Journal of Mammary Gland Biology and Neoplasia

, Volume 24, Issue 3, pp 271–284 | Cite as

GATA3 Truncating Mutations Promote Cistromic Re-Programming In Vitro, but Not Mammary Tumor Formation in Mice

  • Lisette M. Cornelissen
  • Roebi de Bruijn
  • Linda Henneman
  • Yongsoo Kim
  • Wilbert ZwartEmail author
  • Jos JonkersEmail author


Heterozygous mutations in the transcription factor GATA3 are identified in 10–15% of all breast cancer cases. Most of these are protein-truncating mutations, concentrated within or downstream of the second GATA-type zinc-finger domain. Here, we investigated the functional consequences of expression of two truncated GATA3 mutants, in vitro in breast cancer cell lines and in vivo in the mouse mammary gland. We found that the truncated GATA3 mutants display altered DNA binding activity caused by preferred tethering through FOXA1. In addition, expression of the truncated GATA3 mutants reduces E-cadherin expression and promotes anchorage-independent growth in vitro. However, we could not identify any effects of truncated GATA3 expression on mammary gland development or mammary tumor formation in mice. Together, our results demonstrate that both truncated GATA3 mutants promote cistromic re-programming of GATA3 in vitro, but these mutants are not sufficient to induce tumor formation in mice.


GATA3 Breast cancer Truncating mutations Cistromic re-programming 



We are grateful to Anne Paulien Drenth, Eline van der Burg and Eva Schut for their technical support with the animal studies. We thank the Netherlands Cancer Institute Genomics Core Facility, Mouse Clinic for Cancer and Aging, Animal Facility, and Animal Pathology Facility for their expert technical support.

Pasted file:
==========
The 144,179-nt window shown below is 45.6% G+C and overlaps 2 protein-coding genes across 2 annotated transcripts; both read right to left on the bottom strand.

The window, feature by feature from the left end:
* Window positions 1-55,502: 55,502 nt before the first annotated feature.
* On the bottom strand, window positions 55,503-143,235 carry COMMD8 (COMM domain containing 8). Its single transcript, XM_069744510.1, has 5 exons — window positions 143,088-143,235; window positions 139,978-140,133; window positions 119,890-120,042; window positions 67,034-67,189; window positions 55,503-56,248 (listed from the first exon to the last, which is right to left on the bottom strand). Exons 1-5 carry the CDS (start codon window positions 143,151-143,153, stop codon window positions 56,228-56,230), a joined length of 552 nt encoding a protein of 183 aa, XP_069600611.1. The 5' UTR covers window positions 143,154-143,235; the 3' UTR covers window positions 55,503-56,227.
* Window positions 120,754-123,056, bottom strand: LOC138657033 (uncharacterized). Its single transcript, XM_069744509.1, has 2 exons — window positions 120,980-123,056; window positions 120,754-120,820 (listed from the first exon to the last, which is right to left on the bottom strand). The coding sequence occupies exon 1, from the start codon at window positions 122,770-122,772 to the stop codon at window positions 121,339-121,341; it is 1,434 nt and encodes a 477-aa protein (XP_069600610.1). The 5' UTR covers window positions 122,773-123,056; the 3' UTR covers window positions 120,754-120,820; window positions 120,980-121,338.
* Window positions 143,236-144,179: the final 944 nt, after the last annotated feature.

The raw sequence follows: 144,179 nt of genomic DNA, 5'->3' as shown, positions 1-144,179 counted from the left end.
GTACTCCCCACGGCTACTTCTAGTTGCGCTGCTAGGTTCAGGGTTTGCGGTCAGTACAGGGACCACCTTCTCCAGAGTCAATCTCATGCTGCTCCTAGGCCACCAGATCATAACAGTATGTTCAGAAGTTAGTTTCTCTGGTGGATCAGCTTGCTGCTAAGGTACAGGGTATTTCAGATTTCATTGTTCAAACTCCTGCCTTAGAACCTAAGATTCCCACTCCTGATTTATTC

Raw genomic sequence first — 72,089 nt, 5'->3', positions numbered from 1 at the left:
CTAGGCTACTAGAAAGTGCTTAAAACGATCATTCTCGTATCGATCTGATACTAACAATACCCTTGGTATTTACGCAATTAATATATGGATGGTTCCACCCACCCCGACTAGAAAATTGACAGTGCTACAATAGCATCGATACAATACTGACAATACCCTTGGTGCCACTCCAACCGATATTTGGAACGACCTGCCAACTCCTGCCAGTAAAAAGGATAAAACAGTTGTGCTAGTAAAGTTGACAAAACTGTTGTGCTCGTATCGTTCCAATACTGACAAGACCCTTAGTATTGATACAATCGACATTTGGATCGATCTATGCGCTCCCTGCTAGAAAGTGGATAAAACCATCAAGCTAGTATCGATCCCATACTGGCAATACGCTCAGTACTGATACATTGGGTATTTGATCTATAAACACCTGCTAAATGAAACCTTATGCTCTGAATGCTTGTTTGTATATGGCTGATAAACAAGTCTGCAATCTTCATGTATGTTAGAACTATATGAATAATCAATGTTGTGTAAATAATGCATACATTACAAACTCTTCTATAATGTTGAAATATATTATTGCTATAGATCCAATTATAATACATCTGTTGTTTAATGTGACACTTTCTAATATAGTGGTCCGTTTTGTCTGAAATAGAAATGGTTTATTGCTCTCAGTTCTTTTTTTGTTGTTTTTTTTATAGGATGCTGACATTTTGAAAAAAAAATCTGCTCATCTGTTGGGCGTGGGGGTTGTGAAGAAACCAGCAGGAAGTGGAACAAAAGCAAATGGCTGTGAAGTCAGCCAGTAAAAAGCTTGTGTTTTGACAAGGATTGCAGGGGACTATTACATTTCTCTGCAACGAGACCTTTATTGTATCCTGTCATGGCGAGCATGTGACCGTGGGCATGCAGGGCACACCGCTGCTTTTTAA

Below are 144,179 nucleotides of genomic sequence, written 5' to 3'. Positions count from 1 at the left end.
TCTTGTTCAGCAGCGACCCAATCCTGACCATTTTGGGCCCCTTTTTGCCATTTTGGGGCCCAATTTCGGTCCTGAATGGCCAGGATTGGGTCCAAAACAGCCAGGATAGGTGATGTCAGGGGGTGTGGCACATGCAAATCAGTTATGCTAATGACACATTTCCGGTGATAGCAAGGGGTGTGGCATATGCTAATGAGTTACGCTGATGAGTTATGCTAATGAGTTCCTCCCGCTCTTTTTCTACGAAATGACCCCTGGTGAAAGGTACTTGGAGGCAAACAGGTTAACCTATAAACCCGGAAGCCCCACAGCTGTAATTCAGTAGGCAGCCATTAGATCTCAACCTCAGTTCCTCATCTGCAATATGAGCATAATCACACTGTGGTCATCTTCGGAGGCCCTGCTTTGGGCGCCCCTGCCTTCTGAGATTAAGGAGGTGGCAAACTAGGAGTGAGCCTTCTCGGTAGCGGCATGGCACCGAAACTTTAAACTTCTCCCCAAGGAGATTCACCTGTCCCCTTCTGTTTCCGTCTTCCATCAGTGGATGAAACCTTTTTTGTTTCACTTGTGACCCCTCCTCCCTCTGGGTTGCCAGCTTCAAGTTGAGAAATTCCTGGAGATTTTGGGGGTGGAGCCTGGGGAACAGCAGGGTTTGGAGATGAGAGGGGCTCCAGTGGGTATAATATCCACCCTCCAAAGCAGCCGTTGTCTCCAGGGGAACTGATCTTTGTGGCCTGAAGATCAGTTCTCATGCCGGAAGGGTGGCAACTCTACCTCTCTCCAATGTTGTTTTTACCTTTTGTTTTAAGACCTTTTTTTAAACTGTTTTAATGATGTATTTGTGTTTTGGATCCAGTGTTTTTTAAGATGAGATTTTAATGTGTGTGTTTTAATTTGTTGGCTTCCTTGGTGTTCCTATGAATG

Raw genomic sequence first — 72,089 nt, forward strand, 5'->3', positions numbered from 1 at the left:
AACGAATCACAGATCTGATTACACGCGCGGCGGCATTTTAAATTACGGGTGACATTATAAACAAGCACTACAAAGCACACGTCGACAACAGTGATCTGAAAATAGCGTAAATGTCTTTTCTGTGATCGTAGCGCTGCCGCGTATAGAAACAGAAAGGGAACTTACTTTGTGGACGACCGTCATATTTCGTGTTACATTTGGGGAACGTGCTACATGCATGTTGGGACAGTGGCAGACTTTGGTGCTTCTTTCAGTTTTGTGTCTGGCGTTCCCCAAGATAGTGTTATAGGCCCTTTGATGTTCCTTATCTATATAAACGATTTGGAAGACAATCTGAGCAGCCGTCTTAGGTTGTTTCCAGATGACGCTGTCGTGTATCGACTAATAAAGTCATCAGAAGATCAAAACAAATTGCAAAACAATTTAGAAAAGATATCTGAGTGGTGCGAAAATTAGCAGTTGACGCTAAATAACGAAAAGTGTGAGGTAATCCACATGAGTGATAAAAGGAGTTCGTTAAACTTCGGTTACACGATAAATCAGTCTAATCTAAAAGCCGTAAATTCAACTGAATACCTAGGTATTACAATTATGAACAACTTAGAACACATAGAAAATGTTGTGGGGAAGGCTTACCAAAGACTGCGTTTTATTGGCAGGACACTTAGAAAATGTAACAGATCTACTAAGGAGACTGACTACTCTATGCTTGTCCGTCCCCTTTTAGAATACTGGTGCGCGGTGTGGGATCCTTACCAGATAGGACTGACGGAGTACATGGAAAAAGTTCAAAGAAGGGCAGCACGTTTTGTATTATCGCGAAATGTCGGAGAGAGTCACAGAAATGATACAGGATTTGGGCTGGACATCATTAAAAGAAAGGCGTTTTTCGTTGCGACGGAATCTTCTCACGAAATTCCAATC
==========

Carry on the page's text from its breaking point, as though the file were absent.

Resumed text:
GEO accession number


Statement of Author Contributions

LMC, WZ and JJ designed research. LMC and LH performed research. LMC, RB, YK, WZ and JJ analyzed data. LMC, WZ and JJ wrote the paper.

Funding Sources

This work was financially supported by the Oncode Institute; the Center for Translational Molecular Medicine (CTMM) Breast Care Project; the Netherlands Organization for Scientific Research (NWO: Cancer Genomics Netherlands (CGCNL), Cancer Systems Biology Center (CSBC), Zenith 93512009, Vici 91814643); the EU Seventh Framework Program (EurocanPlatform project 260791); the European Research Council (ERC Synergy project CombatCancer); and a National Roadmap grant for Large-Scale Research facilities from NWO.